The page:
2007-01-18 / Front Page


By Neil S. Friedman

Student Lamarre St. Phard
Student Lamarre St. Phard An I.S. 252 special education student, who thought he had qualified to represent his school in next month's regional spelling bee, knows how to spell "respect," but last week he claimed his principal doesn't know the meaning of the word.

The confusion apparently began after 13-year-old Lamarre St. Phard won his class spelling bee and received a "school champion" certificate from the Lenox Road middle school's librarian acknowledging the accomplishment, although no other class had held a competition. Upon receiving the document St. Phard prematurely thought he earned the right to represent the school in the February 1 regional contest.

Nevertheless, St. Phard said that the principal told him he would not be allowed to represent the school because "you don't have the brains to do it and you'll get eliminated in the first round and make the school look bad."

St. Phard, who was supported by a few students, said he was hurt and ashamed by Brown's remarks. In a WABC-TV Channel 7 interview another special ed student, Katherine Cruz, verified her classmate's claim adding that she overheard the principal tell him he was "retarded and slow."

I.S. 252 Principal Mendis Brown
I.S. 252 Principal Mendis Brown However, after meeting with principal Mendis Brown last Thursday, Region 6 officials denied the allegations.

Regional superintendent Jean-Claude Brizard told the media, "There was no malicious intent. This was a huge misunderstanding."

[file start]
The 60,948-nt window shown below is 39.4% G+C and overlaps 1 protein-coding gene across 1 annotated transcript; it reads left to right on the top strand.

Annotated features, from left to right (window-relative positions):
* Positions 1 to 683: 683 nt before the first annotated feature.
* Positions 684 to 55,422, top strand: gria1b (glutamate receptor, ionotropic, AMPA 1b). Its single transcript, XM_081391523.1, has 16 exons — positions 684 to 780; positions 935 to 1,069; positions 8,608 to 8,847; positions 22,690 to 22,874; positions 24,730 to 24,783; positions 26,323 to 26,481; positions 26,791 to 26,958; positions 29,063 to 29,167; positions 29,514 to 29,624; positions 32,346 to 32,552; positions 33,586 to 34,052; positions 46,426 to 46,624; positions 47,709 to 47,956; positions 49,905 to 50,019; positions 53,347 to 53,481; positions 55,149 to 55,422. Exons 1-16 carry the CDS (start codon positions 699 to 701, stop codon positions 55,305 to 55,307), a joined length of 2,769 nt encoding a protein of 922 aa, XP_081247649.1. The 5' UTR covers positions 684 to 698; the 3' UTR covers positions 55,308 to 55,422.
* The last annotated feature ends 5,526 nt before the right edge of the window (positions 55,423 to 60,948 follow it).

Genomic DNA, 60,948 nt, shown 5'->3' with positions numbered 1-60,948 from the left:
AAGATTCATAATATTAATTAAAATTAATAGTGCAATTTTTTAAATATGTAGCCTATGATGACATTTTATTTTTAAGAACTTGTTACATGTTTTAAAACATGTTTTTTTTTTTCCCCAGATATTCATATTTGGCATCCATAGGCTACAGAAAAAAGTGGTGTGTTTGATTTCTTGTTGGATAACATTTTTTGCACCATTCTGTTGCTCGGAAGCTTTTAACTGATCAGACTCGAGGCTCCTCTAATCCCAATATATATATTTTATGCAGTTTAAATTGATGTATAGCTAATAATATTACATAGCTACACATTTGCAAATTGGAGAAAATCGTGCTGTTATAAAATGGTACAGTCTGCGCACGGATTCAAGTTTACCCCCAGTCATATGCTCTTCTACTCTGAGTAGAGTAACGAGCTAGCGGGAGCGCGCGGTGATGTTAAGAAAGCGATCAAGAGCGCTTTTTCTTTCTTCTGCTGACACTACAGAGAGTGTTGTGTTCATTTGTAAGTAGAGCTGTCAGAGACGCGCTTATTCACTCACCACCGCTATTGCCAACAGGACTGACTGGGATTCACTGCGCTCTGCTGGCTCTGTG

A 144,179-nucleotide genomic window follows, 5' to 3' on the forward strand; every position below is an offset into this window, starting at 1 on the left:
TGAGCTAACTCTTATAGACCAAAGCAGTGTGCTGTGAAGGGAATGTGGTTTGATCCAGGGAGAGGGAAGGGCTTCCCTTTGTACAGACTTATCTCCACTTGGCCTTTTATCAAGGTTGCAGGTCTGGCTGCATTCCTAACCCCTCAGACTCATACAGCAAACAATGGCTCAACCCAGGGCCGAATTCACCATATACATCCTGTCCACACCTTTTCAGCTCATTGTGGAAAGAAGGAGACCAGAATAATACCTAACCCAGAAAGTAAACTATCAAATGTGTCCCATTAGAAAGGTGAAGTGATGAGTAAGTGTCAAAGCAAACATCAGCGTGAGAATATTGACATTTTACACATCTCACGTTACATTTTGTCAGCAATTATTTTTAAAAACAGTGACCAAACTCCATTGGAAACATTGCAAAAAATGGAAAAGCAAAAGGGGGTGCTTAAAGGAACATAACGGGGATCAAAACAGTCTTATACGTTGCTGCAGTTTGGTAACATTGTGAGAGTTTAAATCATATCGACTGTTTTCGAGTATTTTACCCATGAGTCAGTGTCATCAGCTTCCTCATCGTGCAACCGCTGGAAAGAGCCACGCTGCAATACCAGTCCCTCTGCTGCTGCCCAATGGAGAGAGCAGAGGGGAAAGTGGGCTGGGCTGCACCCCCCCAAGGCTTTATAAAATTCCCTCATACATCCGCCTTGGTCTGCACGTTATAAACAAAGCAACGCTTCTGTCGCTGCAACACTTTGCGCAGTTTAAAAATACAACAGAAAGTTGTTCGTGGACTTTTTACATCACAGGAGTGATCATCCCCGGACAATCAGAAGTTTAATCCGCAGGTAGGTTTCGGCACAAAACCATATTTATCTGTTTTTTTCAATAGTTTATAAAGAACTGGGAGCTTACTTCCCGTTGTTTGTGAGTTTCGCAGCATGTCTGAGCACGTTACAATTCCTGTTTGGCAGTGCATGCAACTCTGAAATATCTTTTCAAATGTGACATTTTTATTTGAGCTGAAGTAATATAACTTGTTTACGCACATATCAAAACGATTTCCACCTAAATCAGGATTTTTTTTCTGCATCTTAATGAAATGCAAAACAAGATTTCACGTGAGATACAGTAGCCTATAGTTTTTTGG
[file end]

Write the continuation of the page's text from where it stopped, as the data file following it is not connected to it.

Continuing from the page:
Brizard further defended Brown stating she has a record of supporting students with special needs and that type of contempt is…"not in her profile."

Department of Education spokes-person Margie Feinberg told the Courier last Friday, "Region officials are still looking into the matter."

Region 6 spelling bee coordinator Valerie Edwards said that she is un-aware that any special education student had been a past entrant. She said schools are supposed to send representatives to the annual competition based upon their qualifications in schoolwide spelling bees not the student's educational standing.

At least one special education student represented a local school in the regional spelling bee several years ago, according to a District 18 education official, who requested anonymi-ty.

A disappointed Lamarre, who said he wants to go to culinary school to study to be a cook, believed he would have done well in the competition and made his school proud, but he will not be in I.S. 252's final round that will decide the two entrants. He is, however, rooting for another special education student, Christian Cartagena, who was scheduled to compete in this week's runoff when she moved up to third place in the schoolwide spelling bee after other spellers reportedly dropped out due to nerves.

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